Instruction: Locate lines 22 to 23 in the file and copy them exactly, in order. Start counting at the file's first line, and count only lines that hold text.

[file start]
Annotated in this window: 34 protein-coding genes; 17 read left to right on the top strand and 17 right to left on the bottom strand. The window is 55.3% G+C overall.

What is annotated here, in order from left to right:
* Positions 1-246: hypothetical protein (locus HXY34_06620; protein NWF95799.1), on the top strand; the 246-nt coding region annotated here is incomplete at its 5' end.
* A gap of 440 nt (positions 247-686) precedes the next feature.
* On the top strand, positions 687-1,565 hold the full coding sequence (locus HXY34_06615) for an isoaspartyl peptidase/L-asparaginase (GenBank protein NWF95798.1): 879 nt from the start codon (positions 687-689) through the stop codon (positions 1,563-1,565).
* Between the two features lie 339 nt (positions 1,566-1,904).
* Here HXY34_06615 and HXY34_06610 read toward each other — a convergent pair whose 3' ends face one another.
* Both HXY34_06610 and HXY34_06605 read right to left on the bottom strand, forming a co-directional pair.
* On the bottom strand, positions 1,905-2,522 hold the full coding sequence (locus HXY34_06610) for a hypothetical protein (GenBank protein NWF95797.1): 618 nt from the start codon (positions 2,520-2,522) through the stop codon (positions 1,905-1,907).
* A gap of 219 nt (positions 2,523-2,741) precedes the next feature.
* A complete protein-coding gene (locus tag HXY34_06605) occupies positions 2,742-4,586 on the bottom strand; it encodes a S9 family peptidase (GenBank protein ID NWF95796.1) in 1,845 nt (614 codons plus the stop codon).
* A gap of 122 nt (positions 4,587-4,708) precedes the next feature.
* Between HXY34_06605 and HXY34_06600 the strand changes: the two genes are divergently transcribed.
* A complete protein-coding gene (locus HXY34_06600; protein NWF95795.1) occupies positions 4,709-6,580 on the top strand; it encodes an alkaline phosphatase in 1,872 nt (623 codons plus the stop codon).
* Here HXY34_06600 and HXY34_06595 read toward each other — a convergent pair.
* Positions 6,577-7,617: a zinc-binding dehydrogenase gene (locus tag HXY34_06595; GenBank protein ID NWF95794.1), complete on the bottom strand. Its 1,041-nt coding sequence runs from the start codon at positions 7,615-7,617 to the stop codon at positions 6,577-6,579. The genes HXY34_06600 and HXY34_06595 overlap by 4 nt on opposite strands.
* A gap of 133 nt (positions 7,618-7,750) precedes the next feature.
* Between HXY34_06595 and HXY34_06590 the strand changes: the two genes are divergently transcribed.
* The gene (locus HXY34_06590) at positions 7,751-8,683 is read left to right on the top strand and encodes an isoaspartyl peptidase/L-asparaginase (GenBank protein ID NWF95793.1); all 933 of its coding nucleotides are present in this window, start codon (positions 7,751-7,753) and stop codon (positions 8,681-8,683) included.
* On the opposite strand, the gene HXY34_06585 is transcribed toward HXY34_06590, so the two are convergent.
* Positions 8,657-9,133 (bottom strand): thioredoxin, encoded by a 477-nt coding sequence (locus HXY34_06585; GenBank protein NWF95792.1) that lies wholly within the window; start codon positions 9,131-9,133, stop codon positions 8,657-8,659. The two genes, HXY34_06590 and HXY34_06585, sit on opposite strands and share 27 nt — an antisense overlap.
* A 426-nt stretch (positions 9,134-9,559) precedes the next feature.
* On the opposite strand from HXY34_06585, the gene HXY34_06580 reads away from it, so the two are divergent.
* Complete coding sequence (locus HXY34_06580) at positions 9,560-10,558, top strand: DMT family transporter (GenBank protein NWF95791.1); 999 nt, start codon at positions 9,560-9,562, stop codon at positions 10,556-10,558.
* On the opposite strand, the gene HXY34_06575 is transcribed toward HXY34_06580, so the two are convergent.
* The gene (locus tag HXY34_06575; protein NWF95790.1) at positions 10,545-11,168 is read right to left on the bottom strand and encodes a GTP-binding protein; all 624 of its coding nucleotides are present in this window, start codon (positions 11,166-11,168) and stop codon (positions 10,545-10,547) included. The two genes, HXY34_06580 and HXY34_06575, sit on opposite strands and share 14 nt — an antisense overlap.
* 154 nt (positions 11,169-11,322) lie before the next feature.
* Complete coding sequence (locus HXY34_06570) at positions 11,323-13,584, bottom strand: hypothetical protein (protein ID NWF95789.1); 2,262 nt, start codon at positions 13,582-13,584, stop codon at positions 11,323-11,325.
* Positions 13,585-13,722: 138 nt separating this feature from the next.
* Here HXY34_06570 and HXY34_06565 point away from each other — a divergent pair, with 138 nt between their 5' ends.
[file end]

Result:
* A 426-nt stretch (positions 9,134-9,559) precedes the next feature.
* On the opposite strand from HXY34_06585, the gene HXY34_06580 reads away from it, so the two are divergent.